Takashi Uchiyama, Japan’s “KO Dynamite,” looked relaxed as usual on Tuesday, even with his 12th consecutive WBA super featherweight title defense at stake the next day.

Uchiyama (24-0-1) will take on Panama’s Jezreel Corrales (19-1) on Wednesday night at Ota City General Gymnasium, while fellow Watanabe Gym fighters Kohei Kono and Ryoichi Taguchi also defend their titles at the same venue.

“I feel great as always and I would like to get in the ring to fight,” the 36-year-old Uchiyama, who has been given the title of “super champion” by the WBA, said on Tuesday.

“I’m not dwelling on (the 12th consecutive title defense) too much. I’m focusing on winning tomorrow’s fight.”

Former WBA light flyweight champion Yoko Gushiken holds the record for a Japanese fighter defending his world title consecutive times at 13.

For the 24-year-old Corrales, the WBA interim super featherweight champ, this will be his first fight overseas. He earned the interim title with a win over Juan Antonio Rodriguez last December.

“I appreciate this opportunity,” Corrales said through an interpreter. “I would certainly like to take advantage of this chance. I would like to get in the ring with Uchiyama soon and dance salsa after the fight (with a win).”

Corrales actually didn’t make the weight limit (58.9 kg) at his first attempt, missing by 400 grams at the official weigh-in. He went out to a nearby public bath and shed weight by jumping rope and taking a sauna during the two hours he was given. Eventually, he made the weight.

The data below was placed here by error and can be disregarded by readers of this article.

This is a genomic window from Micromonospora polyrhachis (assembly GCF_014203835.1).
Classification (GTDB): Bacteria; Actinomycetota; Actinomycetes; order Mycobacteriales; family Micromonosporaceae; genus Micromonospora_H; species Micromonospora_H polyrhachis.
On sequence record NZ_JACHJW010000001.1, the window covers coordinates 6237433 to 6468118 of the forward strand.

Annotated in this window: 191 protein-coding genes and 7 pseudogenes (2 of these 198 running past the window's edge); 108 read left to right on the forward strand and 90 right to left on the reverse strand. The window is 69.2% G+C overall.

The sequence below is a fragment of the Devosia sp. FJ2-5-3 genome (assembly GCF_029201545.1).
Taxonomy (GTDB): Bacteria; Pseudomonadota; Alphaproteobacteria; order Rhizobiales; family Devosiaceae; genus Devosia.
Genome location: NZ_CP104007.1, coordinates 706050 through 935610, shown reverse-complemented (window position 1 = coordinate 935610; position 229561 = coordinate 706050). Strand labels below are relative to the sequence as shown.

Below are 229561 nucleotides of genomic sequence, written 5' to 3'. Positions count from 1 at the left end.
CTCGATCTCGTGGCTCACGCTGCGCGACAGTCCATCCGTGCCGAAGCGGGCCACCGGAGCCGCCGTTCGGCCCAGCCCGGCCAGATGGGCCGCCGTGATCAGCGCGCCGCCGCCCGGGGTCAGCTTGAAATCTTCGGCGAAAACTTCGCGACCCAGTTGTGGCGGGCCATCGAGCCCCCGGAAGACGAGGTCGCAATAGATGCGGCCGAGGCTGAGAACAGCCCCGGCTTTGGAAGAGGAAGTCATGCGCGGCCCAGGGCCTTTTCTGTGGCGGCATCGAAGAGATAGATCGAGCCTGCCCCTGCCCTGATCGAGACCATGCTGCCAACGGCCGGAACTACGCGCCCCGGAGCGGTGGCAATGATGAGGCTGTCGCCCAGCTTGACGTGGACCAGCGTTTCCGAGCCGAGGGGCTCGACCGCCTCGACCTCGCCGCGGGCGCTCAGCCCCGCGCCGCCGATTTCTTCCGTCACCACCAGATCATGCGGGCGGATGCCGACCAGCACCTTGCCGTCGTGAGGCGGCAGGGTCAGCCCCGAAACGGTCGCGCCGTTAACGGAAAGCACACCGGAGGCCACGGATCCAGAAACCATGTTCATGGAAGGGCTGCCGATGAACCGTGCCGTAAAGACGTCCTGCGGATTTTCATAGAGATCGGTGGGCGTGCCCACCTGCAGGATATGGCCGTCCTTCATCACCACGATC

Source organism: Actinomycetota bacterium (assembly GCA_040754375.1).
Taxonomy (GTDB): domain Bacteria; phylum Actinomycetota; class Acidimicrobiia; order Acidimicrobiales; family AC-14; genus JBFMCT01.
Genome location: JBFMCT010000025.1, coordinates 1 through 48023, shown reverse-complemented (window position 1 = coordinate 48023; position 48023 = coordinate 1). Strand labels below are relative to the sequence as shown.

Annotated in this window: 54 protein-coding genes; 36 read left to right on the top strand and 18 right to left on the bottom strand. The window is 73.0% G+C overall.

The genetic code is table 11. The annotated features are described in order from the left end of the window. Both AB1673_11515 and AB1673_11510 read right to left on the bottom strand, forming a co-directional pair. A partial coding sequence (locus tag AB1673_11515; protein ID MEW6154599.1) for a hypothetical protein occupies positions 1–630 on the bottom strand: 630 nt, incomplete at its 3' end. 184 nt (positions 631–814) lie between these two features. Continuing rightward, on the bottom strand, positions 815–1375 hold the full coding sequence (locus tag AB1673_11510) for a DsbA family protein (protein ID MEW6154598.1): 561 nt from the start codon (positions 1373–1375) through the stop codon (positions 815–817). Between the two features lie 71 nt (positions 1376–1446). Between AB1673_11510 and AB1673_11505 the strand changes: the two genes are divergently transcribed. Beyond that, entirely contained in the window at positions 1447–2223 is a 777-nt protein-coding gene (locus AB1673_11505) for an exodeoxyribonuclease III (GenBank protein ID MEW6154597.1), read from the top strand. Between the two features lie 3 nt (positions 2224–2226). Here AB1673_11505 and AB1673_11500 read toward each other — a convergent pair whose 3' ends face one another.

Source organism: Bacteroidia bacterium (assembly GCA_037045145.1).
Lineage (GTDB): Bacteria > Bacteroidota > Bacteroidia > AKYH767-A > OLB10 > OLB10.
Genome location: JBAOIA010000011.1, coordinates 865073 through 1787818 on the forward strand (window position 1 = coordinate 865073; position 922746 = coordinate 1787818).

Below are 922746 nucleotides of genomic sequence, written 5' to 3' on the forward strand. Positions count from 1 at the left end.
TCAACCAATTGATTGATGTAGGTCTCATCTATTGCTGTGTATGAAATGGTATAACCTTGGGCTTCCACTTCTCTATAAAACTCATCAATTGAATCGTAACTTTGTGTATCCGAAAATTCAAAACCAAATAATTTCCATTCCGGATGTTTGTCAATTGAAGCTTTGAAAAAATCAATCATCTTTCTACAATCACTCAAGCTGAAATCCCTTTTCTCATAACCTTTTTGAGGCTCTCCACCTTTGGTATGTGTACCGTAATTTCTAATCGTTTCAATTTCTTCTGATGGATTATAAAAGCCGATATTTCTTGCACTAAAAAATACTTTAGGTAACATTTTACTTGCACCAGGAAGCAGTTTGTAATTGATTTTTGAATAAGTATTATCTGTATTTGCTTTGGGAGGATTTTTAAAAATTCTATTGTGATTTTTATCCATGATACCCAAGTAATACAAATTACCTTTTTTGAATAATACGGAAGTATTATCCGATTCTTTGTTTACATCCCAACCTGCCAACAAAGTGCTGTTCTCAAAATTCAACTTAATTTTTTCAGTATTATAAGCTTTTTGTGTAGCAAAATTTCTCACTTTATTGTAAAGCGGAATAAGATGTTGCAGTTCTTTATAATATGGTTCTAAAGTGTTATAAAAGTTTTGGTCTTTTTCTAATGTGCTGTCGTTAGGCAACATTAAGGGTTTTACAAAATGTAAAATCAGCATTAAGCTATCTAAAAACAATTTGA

After a victory over Nicaragua’s Oliver Flores on New Year’s Eve last year, Uchiyama was expected to land a much-craved big fight in the United States. Watanabe Gym sought bouts with star fighters such as former WBA featherweight champion Nicholas Walters and current WBA super featherweight champ Javier Fortuna, but their negotiations came to nothing.

Because of that, some worry about Uchiyama’s mental state. Uchiyama said when the Corrales fight was set that his motivation went down, though on Tuesday he was focused on beating the Panamanian.

“I want to send him down to the canvas,” Uchiyama said, when asked if he wanted to finish the fight with a knockout. “Even if it goes to a decision, I want to win clearly, not giving him any chances.”

Of his 24 wins, Uchiyama has posted 20 knockout victories, which has made him one of the most popular boxers with Japanese fans.

Meanwhile, WBA super flyweight champion Kono (31-8-1), who sent countryman Koki Kameda into retirement with a win in Chicago last fall, will take on Thailand’s Inthanon Sithchamuang (28-7-1).

WBA light flyweight champion Taguchi (23-2-1) will box against former WBA minimumweight interim champion Juan Landaeta (27-8-1), who currently belongs to a gym in Toyama.

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